Part 1 of our overview of new California laws for 2020 focused on changes within foster care, juvenile justice, and homeless youth services. This week we look at changes to K-12 education policies that increase supports for vulnerable students, as well as an update to the Chafee Education and Training Voucher program that improves post secondary access for foster youth.
Child Hunger and Food Security
While longstanding federal free and reduced-price school meal programs have greatly improved students access to nutritionally complete meals, stories about “lunch shaming” over cafeteria debts have received much attention in recent years, revealing the ways in which children can still slip through the cracks. Under California’s Child Hunger Prevention and Fair Treatment Act of 2017, schools were allowed to provide “alternative meals” to students whose parent/guardian had unpaid meal fees. In cases that received nationwide media attention, it was revealed that these alternative meals were not meeting basic nutritional needs of students and, just as problematically, students were being informed of their lunch debts in front of their classmates, drawing negative attention.
For young people facing parental neglect or in families dealing with economic hardship, being denied a meal and publicly shamed for circumstances beyond their control can be a deeply painful experience. Under SB 265, California put an end to any lunch shaming practices, ensuring that all students have access to the same school lunch choices, regardless of any outstanding lunch debt owed by their parents.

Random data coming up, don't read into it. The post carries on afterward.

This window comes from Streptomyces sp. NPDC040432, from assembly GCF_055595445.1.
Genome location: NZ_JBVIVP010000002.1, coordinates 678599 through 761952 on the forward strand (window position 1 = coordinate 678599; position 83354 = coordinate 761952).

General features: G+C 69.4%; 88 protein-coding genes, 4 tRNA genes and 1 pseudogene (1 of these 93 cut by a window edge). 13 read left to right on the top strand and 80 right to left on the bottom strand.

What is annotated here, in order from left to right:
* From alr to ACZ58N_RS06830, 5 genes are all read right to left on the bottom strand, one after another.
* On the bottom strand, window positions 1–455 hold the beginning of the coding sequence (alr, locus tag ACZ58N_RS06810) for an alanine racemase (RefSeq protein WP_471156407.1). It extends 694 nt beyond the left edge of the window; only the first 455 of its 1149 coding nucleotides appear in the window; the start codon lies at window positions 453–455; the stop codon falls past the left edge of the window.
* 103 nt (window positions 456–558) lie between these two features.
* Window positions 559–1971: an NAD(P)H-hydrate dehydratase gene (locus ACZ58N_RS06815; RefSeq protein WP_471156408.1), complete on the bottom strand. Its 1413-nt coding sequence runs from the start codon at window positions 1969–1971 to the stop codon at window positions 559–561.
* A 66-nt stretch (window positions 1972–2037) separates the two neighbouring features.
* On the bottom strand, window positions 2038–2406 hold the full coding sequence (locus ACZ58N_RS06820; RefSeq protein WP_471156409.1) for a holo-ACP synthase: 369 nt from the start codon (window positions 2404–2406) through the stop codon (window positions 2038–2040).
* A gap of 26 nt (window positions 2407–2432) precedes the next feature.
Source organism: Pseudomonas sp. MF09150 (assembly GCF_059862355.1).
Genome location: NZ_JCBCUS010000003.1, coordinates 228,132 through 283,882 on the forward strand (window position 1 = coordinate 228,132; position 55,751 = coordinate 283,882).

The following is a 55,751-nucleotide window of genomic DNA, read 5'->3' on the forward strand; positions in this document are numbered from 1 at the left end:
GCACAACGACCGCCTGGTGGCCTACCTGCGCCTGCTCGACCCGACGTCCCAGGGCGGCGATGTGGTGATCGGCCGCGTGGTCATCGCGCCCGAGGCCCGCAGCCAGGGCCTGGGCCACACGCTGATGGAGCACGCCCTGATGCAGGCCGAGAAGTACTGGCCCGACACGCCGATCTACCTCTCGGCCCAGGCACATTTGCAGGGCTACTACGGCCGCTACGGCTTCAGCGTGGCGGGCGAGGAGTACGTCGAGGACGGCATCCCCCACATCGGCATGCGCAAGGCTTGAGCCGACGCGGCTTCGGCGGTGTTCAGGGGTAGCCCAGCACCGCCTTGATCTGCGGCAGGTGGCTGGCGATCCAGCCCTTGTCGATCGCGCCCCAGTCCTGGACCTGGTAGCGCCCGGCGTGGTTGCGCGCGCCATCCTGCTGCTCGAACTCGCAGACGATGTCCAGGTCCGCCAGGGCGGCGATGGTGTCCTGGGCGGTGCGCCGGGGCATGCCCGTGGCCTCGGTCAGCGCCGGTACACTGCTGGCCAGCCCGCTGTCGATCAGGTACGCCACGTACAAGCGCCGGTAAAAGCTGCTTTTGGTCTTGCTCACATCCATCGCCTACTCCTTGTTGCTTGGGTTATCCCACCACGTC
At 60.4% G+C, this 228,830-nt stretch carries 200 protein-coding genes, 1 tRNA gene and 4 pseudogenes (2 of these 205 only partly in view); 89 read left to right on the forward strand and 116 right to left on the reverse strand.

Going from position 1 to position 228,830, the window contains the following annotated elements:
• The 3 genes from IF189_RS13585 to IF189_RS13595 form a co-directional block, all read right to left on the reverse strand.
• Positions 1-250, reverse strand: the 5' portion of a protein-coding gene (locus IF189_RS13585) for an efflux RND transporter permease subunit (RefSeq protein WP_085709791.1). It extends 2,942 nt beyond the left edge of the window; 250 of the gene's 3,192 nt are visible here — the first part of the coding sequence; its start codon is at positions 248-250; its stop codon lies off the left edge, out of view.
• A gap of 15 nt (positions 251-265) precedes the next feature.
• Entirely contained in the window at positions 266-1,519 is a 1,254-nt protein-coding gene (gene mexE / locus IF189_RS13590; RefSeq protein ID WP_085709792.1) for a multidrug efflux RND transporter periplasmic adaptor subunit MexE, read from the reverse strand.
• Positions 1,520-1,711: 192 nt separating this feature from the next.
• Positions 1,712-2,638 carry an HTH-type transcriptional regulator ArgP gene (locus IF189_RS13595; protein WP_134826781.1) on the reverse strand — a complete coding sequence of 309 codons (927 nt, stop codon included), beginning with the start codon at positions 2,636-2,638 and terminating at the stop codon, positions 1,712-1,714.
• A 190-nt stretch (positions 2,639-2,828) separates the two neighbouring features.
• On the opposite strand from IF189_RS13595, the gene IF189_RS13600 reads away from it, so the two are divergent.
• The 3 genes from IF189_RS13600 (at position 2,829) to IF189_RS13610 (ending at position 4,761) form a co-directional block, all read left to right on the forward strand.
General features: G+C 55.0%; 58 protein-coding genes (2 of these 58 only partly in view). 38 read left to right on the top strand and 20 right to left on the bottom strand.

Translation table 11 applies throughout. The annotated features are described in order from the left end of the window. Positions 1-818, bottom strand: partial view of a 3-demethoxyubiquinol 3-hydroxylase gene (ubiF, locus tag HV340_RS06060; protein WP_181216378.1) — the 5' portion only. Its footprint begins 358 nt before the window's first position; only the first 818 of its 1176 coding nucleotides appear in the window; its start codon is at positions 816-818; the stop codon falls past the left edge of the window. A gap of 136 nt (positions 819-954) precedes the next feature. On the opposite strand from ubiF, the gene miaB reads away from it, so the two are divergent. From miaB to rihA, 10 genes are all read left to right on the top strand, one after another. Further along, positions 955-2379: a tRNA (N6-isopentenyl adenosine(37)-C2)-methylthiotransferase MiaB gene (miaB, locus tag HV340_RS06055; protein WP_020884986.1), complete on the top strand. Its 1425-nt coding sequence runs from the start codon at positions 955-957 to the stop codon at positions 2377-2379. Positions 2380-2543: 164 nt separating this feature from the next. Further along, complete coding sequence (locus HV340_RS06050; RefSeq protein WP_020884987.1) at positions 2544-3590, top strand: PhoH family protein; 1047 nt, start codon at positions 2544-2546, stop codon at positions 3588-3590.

Supporting LGBTQ Students
Nearly three quarters of LGBTQ students in the United States report experiencing harassment based on their gender identity or sexual orientation. Whether this harassment occurs in the home, the classroom, public spaces, or online platforms, the experience negatively impacts young people’s overall emotional well-being. AB 493 recognizes the need for schools to provide a safe environment for all students and establishes that all public school district should provide training and resources to ensure LGBTQ students are supported and safe. Among those resources specifically identified are: anti-bias training, inclusive and relevant health curricula, anti-bullying policies, peer support groups, and procedures for protecting students’ privacy.
Providing Academic Work to Suspended Students
According to a 2012 study, being suspended just once 9th grade is linked to a decreased likelihood to graduate. While the interconnections between academic performance, disciplinary issues, punishment, and high school completion rates are complex, there is clear evidence that the more classroom days a student misses — whether due to illness, voluntary “skips,” or disciplinary penalties — the less likely the are to graduate on time.
AB 982 was designed to help prevent students from falling further behind while serving suspensions. Under this law, teachers are required to provide all homework assignments for students suspended for 2 days or more, upon request by the student’s parent or guardian. Providing students the opportunity to complete their homework while suspended reduces the burden of catching up placed on students when they return to school, and will hopefully lessen the academic impact of the punishment.
Improving College Access for Foster Youth
While most young people in foster care express the desire to earn a college degree, there are many hurdles that complicate their efforts to enroll and succeed in college. Chafee Education and Training Vouchers are a financial aid grant specifically targeted at assisting current and former foster youth in covering the costs of college. However, many students struggle with early financial burdens of enrollment and face unexpected challenges with the academic expectations of college. To address these difficulties, SB 150 adjusted the Chafee disbursements to allow more students to receive funds early in the school year while their needs are most critical and outlined the plan for individual academic improvement plans for students who did not meet baseline progress expectations. By creating more flexible, individualized progress plans, students will be encouraged to work with available academic supports and continue making progress toward their goals.